5) Whisk in vanilla essence. Let sit for 5 minutes, then whisk in the butter, stirring until they are incorporated and the pastry cream is smooth and silky.
6) Scrape the cream into a bowl, then cover the surface with a piece of clingwrap. Keep it in the fridge until the cream is cold.

To assemble:
1) Spoon the pastry cream on the crusts, top with pomegranate seeds. Sift some icing sugar over the tarts, serve.

16 Comments:

Rachelle said...

Beautiful photos! Lovely recipes. I've made that ice cream in the past, very yummy.
You might try the POM website for lots of other recipes. I'v made their syrup with the juice, and it's really good too. :)

Andrea said...

Wow, everything looks so good! The pomegranate is a beautiful fruit, but your photos make it look even more stunning!

raj said...

the pictures are beautiful! and im planning to make the jam! will let you know how it goes!!

Olga said...

I really like pomegranates. The tarts look adorable: especially because they are smaller than the regular size ;)

aileen :: motu said...

these pictures are really pretty! i esp like the ice-cream and tart ones... they must be delicious!

aileen :: motu said...

btw, i love the little white container you used to hold the ice-cream... ^_^

Food For Tots said...

Luv those little ruby-like seeds on the tart! So mouth-watering! But the ones sold here are not so red. So what are the recipes for melon and grapefuits (or oranges)? ;)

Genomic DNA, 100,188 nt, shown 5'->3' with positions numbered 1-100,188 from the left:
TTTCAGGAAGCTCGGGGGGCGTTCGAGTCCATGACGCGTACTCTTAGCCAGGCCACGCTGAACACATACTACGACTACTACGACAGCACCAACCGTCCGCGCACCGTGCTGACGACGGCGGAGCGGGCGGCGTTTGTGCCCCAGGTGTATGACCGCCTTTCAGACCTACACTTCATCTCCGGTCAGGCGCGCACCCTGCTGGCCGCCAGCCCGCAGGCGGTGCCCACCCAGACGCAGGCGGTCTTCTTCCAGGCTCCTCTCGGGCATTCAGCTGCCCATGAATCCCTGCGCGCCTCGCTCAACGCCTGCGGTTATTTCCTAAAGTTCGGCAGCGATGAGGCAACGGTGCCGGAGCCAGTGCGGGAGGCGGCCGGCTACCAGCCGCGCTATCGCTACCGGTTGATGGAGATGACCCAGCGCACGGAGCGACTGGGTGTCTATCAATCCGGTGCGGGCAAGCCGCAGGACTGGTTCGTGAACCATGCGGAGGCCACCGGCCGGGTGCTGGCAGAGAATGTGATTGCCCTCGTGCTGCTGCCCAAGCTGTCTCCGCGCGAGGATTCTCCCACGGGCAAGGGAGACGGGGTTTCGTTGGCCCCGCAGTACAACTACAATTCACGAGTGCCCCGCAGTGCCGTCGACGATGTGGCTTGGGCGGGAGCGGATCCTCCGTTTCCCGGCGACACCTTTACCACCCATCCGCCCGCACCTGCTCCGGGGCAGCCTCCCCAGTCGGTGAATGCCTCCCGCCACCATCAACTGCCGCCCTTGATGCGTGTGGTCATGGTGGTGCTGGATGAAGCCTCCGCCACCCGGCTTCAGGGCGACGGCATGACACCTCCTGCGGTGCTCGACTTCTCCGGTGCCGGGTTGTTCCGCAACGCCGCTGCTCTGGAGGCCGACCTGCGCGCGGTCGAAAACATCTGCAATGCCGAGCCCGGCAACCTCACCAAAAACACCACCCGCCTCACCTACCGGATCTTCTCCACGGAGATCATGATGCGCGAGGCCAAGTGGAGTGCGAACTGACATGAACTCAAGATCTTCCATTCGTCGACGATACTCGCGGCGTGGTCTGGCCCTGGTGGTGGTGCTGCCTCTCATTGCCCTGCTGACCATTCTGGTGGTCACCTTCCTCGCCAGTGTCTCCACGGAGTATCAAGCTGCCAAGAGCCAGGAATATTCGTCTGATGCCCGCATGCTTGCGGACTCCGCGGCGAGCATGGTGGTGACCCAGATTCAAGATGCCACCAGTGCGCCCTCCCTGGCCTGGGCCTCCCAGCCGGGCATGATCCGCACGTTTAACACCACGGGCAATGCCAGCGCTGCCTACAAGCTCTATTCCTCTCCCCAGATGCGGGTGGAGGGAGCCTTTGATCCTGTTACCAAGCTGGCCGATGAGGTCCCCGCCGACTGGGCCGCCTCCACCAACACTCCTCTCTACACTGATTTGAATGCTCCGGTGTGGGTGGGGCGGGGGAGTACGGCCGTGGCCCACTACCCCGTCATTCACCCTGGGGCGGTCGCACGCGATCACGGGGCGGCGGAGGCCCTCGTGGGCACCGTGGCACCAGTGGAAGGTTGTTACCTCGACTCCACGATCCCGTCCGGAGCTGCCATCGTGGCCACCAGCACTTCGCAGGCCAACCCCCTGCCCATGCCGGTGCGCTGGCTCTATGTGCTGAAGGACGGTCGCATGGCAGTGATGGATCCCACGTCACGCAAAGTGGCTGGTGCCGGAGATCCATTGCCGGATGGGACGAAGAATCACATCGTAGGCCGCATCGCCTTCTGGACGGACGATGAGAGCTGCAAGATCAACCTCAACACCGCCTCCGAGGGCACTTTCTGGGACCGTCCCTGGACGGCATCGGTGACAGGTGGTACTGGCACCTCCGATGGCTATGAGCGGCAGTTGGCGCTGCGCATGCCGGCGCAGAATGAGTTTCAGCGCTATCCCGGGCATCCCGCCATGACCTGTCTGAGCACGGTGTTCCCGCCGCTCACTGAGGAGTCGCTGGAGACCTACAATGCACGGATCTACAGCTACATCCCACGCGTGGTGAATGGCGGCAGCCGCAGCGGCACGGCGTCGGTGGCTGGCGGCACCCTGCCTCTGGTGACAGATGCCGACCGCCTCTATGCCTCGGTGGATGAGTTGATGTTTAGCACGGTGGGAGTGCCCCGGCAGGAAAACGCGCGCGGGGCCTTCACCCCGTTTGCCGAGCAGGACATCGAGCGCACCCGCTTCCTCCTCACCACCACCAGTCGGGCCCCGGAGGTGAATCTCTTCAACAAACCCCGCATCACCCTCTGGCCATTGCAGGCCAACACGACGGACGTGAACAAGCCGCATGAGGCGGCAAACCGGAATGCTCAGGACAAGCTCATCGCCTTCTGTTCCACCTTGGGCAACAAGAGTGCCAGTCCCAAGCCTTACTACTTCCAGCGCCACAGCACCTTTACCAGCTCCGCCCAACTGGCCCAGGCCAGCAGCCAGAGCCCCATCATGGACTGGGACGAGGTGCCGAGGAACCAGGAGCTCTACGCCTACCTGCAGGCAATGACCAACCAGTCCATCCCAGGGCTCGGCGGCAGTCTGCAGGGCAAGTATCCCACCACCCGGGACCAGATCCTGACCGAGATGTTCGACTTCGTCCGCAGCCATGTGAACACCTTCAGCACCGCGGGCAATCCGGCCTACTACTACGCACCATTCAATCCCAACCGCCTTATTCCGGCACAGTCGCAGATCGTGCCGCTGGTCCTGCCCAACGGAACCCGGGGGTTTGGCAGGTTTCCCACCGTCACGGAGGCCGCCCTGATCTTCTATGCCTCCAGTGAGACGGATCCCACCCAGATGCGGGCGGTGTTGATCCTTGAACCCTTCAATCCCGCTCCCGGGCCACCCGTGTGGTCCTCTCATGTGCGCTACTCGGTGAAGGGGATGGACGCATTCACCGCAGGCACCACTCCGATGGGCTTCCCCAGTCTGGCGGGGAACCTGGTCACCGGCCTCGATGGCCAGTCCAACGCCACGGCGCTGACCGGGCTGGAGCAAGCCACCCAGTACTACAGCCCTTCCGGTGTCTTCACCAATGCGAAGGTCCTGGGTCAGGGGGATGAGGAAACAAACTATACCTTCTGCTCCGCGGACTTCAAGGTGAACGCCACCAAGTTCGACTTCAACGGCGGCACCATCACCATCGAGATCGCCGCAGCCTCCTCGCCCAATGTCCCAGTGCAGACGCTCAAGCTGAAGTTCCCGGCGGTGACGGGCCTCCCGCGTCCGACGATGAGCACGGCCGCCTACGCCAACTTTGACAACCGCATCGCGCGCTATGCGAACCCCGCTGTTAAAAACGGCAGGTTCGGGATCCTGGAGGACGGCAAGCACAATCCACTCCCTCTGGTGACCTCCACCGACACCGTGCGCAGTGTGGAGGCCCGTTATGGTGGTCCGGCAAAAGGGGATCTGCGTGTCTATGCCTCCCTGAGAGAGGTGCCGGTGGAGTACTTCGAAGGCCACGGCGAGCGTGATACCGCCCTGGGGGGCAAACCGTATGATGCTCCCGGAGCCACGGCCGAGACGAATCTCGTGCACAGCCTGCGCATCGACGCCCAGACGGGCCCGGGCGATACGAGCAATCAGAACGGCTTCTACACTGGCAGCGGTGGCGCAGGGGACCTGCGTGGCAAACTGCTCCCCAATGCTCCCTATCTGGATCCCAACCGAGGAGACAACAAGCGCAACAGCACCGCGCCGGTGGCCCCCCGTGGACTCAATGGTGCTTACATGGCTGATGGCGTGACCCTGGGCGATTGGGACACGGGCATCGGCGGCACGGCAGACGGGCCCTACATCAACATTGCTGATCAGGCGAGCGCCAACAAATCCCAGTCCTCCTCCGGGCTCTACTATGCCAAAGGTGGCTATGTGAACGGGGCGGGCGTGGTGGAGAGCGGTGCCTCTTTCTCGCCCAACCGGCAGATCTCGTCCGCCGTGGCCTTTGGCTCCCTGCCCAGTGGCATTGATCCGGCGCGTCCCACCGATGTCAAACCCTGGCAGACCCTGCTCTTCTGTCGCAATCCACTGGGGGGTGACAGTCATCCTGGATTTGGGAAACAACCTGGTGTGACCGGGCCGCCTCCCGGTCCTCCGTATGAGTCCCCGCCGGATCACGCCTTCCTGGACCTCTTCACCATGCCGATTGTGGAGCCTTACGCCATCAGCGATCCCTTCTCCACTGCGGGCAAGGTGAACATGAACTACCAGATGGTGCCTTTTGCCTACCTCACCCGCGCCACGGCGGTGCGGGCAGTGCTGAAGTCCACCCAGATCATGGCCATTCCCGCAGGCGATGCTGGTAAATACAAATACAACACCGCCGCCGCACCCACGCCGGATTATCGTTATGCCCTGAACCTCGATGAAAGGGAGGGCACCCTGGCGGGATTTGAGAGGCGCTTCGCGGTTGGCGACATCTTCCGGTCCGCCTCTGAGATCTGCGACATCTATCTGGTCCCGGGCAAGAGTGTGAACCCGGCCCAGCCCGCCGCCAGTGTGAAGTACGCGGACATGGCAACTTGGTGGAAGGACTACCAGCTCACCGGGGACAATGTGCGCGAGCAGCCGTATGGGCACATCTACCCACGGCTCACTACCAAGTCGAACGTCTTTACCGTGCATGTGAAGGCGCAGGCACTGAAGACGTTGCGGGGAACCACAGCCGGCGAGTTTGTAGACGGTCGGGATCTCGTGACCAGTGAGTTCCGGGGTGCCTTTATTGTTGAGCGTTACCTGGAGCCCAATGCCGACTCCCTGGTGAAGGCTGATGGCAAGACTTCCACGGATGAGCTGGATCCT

Ingrid said...

This may be a dummy question but what does a pomegranate taste like? My local grocery store has them buy one get one but I wasn't sure about them so I put them back.

Great photos!
~ingrid

Stardust said...

Love the pictures, everything looks homely. Puzzling though, still can't figure out how 2 persons finish all that.

Y said...

All those fresh fruit look so good! Nothing like a slice of melon on a hot day. Don't think I've ever tried pomegranate jam before - I love that deep red colour you got from the jam.

Piggy said...

Rachelle - I didn't know about the pomegranate website, thanks for the info!

Andrea - Thanks! :-)

Raj - The pomegranate jam tastes really good, can't wait to see your version of the jam!

Olga - Pomegranates are really tasty, aren't they? :-)

Aileen - Thanks! The white bowl is from Ikea, you can chk it out if there's Ikea in HK. :-)

Food for tots - yes, the pomegranate seeds are not so red in Malaysia or SG. I didn't make anything out of the mandarin oranges or melons, my hubby and I finished them all!

Ingrid - Pomegranate seeds are very juicy and sweet! You should get one and give it a try, but be careful when you break open the fruit, the juice sacs might burst and stain your shirt. ;-)

Stardust - Haha, well, we just kept eating the whole day!

Y - This is my first time making pomegranate jam too. Removing the seeds from the fruits was rather time consuming but it's worth the effort, because the jam tastes really good!

[eatingclub] vancouver || js said...

How I wish pomegranates were not so expensive here. All of these look lovely. Such a beautiful colour on that ice cream!

Anonymous said...

Hi,

Can you advise in detail how to squueze the juice from the pomegranate?

I love to try to cook the jam.

Best Regards & thanks
Esther Ong

Piggy said...

Esther - Thanks for dropping by! I first peeled off the seeds into a big bowl, then placed the bowl into the sink and squeezed by hand. After that, I used a strainer to separate the seeds and the juice. You might want to wear an apron while doing this, or else, your shirt might get stained by the juice. ;-)

chumpman said...

Have to put pomegranate ice-cream and jam under my 'must try' list. The jam looks gorgeous, can't wait to grab it from you, haha

Grapefruit said...

Your pomegranate tarts look beautiful! I'm going to try making these tonight most possibly & will send you a link if I succeed!